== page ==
Zitzman 411

Game On

What's Happening This Week:

Monday: Shared Leadership Action Team Mtg 7:45am. Professional Learning Action Team Mtg 3:45pm. K-2 Writers Workship with Mrs. Savin 4:00pm.

Tuesday: (Dr. Sladek @ CE) PLCs. MO Great Shakeout Earthquake Drill @ 10:00am. Good News Club 3:40pm. Family Learning Action Team @ 4:00pm.

Wednesday: Early Dismissal 1:10pm. LIM Leadership Day.

Thursday: Admin Council 9:15am. Spirit Squad @ 3:45pm

Friday: Spring Bus Evacuation 9:00am.

PLC Agenda

  • Parent & Teacher Conferences

  • Positive Pop Ins--As a group (focus on feedback)

  • Grades 4 & 5 Math Tutoring Groups

  • Yrs 1-5 Summatives

March 6th--District Professional Development

Teachers must register for the PD using Frontline. See the sessions below for your department.


1:45-2:00 District Meeting in the PHS Commons - Dr. Mulford

2:00-3:00 Trauma Training by the Elementary District Counseling in the PHS Commons

3:00-4:00 Grade Level Meetings led by Grade Level Chairs

*All teachers are expected to attend.

Big picture

March 11th & March 13th

Making the Most of Parent-Teacher Conferences

Parent-teacher conferences offer great opportunities to deepen your working relationship with parents. As you highlight their child's strengths, discuss academic or social concerns, and share information about child development, parents come to see you as an ally and themselves as true partners in their child's education. A little thinking and planning will help you make the most of these great opportunities.

Tips for Success

Make an outline and gather materials. A plan for how you'll divide up the time will help you stay on track. Here's a general outline for a 15-minute conference:

  • 2 minutes: Opening conversation
  • 5 minutes: Report on academic progress and concerns (Student WIG's & Lead Measures)
  • 5 minutes: Report on social progress and concerns
  • 3 minutes: Summing up

However, you may need to put your plan aside if a parent raises an urgent issue that you weren't expecting. Remember that you can always schedule another conference!

In addition to writing an outline, you'll want to make notes for topics you want to cover and have at hand student work, assessment results (Evaluate scores), information on child development (Dojo Behavior Report), and anything else you want to share with parents.

Offer conversation starters. Put parents (and yourself) at ease with a question or two: "What did Sam like about school last year?," "What does Tina like to do at home?," or "What are some things you'd like her to accomplish this year?"

Invite parents to share their thoughts. As experts on their children, parents can share valuable insights. And they'll appreciate your respectful recognition of their role in helping their children.

Highlight the positives. Recognize a child's strengths before discussing her struggles. You'll give parents some perspective while encouraging them to work productively with you.

Address just one or two concerns. Listing too many problems can make parents (and their children) feel defeated. Mention that you'd like to help the student with several things, but for now you'd like to concentrate on just one or two.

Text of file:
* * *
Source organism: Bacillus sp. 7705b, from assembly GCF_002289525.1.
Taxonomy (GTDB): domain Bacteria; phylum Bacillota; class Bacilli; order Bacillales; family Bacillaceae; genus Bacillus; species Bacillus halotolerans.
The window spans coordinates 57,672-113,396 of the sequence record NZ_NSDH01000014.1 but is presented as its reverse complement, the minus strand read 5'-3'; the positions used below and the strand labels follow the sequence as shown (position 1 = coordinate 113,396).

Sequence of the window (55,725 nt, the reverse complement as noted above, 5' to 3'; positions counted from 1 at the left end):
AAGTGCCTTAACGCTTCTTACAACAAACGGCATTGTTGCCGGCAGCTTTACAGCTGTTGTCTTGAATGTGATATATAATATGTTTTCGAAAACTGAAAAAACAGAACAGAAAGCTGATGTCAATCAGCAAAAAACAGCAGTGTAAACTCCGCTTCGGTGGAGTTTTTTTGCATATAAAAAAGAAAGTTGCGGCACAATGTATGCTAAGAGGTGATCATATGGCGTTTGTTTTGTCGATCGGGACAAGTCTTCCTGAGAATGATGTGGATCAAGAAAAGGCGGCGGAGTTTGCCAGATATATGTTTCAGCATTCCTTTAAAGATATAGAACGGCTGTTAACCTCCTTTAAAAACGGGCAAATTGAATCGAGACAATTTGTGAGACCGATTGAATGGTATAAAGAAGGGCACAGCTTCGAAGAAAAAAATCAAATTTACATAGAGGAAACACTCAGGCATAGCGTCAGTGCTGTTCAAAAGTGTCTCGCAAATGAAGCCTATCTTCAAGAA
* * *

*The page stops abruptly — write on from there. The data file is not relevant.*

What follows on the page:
Let parents know if you need thinking time. It's perfectly OK to tell parents you want to think through what they've said, observe their children for a bit, consult others, or read up on an issue they've raised.

Be Prepared for Surprises

Parents sometimes surprise us with negative or personal questions or comments: "My son's teacher bullied him all last year." "My daughter's lazy. She never tries at anything." "My husband doesn't care about Mark. He never comes to these conferences." "My wife's divorcing me. Things are falling apart."

What can you do in such an instance?

  • Steer the conversation back to positives: "I'm sorry things didn't go well for Adam last year. But because our time is limited, I'd like to focus on what we can accomplish this year if we work together."
  • Focus on the child: "You seem to be going through some tough stuff right now. I wonder if that's taking Jasmine's attention away from school. What do you think we might do to help her concentrate?"
  • Listen with empathy: "That must be hard" or "You've been through a lot" can help parents feel heard without injecting your own opinion or advice.
  • Offer to get help: "You seem to be wondering what to do next. Our school counselor may have some ideas for you."

Follow Up and Follow Through

After each parent-teacher conference, send a Dojo note thanking parents for sharing time with you. If you offered to find resources, gather information, and so forth, make sure you do so—and share the results with parents.

Parent-teacher conferences offer great opportunities to deepen your working relationship with parents. As you highlight their child's strengths, discuss academic or social concerns, and share information about child development, parents come to see you as an ally and themselves as true partners in their child's education. A little thinking and planning will help you make the most of these great opportunities.

For more information check out ASCD Express, Vol. 6, No. 12.

Counselor's Corner

Week of 3/4

Lessons - Empathy for K, 1 & 4

Conferences - Please let me know if you would like me to sit in on a conference or need any resources.

Big picture

LIM: Up Engagement With Student Hand Signals

Do you and your students use hand signals in class? Join this grade-level team as they discuss the student hand signals they use and why.

See below for a video and resource to use!


Video Link: https://limweekly.org/up-engagement-with-student-hand-signals/

Big picture

A Reminder... THANK YOU!

https://www.youtube.com/watch?v=0eE_rbi2quw&feature=youtu.be&fbclid=IwAR0B467pzs8NPhEg6_envaelVsP-3OQnnuP2Nwa3Z5xzSAORpL_JSwpDmLI

Let's be the "weird" teachers! Break the walls and CONTINUE TO BE AWESOME!

The VALUE of what you do is so WORTH IT. YOU ARE THE ONES...